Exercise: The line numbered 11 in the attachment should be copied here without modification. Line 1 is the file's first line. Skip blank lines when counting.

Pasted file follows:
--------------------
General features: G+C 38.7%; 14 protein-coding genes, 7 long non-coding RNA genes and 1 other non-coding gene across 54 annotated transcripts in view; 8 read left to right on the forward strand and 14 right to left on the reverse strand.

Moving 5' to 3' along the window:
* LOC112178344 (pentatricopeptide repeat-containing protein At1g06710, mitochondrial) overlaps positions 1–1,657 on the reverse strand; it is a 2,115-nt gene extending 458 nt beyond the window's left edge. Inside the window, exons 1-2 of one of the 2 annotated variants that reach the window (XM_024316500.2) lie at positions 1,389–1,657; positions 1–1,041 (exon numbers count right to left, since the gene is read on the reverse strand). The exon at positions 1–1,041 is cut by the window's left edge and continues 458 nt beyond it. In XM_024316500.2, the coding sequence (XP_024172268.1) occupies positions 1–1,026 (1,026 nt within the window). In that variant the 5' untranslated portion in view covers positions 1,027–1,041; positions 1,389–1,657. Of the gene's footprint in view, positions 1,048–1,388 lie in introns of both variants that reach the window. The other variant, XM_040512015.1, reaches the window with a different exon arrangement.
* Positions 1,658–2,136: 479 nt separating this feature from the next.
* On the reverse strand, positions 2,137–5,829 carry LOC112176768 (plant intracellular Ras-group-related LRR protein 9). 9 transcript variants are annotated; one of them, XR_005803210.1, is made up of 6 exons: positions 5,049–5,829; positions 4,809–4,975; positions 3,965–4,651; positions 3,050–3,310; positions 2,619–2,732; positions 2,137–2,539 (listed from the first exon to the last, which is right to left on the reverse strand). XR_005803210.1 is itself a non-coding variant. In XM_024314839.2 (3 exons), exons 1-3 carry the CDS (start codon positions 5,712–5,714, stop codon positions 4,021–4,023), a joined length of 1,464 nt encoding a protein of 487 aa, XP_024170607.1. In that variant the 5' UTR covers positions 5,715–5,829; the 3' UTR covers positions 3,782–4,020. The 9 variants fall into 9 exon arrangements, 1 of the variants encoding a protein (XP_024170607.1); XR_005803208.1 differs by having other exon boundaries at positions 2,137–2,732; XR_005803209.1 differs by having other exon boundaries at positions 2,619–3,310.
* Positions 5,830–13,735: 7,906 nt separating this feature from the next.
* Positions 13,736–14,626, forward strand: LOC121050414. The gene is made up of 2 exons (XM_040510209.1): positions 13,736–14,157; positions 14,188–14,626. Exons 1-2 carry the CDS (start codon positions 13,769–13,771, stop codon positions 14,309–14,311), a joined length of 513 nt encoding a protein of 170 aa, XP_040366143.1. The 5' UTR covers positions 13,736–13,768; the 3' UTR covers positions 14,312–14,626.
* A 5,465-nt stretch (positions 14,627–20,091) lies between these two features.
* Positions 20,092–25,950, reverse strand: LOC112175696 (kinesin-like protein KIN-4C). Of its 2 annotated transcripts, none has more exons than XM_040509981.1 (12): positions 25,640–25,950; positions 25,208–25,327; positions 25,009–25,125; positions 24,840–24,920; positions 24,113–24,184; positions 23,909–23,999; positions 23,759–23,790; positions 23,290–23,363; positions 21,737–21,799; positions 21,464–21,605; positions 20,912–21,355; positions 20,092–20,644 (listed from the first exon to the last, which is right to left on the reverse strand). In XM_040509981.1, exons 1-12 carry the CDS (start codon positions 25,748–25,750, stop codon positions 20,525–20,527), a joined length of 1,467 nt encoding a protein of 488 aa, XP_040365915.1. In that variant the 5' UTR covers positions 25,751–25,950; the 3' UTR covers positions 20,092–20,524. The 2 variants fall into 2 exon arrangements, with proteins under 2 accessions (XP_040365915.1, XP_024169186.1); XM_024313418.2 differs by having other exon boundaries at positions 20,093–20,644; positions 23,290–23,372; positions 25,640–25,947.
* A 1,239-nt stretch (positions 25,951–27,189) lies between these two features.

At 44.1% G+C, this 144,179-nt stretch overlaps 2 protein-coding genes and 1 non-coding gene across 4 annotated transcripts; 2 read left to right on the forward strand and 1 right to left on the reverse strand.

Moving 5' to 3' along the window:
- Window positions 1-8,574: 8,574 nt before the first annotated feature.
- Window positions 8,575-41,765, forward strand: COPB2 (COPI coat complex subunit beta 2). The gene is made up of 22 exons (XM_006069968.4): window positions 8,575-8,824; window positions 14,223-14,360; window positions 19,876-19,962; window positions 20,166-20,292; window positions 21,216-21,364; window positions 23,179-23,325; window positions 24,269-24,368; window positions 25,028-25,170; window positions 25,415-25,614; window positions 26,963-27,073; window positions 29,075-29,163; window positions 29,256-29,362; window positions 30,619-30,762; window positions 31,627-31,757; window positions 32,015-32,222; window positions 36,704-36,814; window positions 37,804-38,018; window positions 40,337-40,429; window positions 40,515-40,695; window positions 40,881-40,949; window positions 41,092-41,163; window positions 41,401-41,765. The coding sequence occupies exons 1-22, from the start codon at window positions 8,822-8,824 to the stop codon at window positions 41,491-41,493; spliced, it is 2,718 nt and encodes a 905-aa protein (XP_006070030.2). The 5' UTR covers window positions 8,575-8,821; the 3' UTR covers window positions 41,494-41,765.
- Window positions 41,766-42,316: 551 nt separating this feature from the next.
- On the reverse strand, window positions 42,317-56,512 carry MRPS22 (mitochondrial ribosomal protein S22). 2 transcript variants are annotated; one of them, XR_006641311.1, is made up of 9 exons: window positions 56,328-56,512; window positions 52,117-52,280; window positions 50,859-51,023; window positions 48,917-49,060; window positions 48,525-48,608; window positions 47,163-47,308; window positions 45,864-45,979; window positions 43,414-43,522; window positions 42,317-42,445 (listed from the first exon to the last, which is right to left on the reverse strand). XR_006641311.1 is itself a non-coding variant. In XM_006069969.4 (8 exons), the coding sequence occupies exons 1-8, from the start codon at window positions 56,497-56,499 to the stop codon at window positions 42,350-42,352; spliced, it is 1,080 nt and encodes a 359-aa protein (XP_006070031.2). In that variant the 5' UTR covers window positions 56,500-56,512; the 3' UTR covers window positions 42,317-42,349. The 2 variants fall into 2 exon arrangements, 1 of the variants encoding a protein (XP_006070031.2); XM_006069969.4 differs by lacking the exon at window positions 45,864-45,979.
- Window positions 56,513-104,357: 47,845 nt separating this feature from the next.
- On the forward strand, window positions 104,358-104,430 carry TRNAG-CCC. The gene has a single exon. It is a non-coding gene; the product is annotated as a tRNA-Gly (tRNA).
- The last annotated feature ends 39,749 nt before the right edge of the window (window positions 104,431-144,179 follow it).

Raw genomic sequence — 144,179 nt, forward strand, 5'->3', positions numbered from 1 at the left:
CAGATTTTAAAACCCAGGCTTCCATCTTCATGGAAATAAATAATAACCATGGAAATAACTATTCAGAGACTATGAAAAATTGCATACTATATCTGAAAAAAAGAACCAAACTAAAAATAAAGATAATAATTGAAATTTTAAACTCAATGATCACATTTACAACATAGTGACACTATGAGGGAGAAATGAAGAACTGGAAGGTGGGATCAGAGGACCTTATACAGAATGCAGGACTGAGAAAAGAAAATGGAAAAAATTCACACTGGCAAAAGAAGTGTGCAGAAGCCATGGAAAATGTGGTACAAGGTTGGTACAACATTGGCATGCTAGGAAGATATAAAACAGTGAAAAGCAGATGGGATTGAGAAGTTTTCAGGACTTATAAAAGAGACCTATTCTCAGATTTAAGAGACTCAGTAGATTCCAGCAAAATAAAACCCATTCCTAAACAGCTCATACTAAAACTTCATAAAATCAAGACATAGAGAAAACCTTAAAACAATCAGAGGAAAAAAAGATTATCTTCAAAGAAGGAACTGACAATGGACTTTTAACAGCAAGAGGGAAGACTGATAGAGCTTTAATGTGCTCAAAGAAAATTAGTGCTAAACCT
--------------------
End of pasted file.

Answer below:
At 44.1% G+C, this 144,179-nt stretch overlaps 2 protein-coding genes and 1 non-coding gene across 4 annotated transcripts; 2 read left to right on the forward strand and 1 right to left on the reverse strand.